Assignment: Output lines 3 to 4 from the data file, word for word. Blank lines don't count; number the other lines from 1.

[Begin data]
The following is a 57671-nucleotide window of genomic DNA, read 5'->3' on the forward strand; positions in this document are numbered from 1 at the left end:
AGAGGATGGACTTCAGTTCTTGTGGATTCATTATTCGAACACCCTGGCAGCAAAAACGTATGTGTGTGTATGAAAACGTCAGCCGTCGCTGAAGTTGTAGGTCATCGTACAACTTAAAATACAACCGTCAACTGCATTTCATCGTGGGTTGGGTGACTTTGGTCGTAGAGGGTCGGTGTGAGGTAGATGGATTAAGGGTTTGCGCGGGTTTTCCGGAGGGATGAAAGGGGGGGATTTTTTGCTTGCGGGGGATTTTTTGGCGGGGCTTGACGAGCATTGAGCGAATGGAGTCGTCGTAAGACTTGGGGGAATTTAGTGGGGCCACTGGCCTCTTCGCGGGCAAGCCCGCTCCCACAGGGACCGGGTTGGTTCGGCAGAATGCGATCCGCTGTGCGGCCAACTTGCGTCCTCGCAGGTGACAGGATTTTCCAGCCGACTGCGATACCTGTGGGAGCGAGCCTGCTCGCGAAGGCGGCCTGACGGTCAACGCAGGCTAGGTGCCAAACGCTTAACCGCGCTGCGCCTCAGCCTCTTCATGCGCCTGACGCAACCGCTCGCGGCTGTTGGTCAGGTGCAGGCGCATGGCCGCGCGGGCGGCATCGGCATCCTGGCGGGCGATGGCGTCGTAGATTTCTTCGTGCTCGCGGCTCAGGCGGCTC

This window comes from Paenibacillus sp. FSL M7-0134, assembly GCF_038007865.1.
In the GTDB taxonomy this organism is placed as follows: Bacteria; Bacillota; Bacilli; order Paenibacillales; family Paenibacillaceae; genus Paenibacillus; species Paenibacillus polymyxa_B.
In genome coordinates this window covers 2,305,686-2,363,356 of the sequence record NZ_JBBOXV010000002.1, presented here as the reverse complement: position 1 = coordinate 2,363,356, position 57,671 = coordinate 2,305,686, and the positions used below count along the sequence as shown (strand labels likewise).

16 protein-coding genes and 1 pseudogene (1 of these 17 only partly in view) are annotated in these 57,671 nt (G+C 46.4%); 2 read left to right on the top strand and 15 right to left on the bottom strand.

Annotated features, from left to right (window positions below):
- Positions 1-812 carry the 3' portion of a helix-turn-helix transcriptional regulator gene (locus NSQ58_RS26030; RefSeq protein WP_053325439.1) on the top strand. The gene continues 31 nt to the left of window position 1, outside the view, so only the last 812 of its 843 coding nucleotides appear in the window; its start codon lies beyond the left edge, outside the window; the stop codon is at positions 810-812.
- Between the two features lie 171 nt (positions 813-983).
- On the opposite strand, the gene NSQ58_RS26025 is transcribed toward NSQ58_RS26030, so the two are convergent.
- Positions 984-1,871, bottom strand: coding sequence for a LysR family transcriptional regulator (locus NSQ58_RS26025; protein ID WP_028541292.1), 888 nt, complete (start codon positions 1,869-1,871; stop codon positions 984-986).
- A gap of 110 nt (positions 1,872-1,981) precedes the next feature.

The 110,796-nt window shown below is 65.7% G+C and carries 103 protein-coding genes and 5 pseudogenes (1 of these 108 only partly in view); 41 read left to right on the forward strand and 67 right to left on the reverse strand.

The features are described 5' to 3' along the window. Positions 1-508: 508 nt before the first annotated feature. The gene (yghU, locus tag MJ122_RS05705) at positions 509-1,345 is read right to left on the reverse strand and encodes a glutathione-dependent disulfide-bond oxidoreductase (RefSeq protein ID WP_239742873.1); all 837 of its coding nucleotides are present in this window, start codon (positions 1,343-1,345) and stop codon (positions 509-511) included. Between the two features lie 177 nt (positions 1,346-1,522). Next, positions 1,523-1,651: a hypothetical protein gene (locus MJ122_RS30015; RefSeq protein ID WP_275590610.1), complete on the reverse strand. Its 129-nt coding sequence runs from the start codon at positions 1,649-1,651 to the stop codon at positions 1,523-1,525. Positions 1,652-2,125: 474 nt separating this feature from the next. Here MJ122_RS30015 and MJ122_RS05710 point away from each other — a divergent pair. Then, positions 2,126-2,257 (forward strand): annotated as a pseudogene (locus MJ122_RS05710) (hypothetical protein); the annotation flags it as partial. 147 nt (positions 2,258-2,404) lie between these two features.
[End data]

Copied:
This window comes from Paenibacillus sp. FSL M7-0134, assembly GCF_038007865.1.
In the GTDB taxonomy this organism is placed as follows: Bacteria; Bacillota; Bacilli; order Paenibacillales; family Paenibacillaceae; genus Paenibacillus; species Paenibacillus polymyxa_B.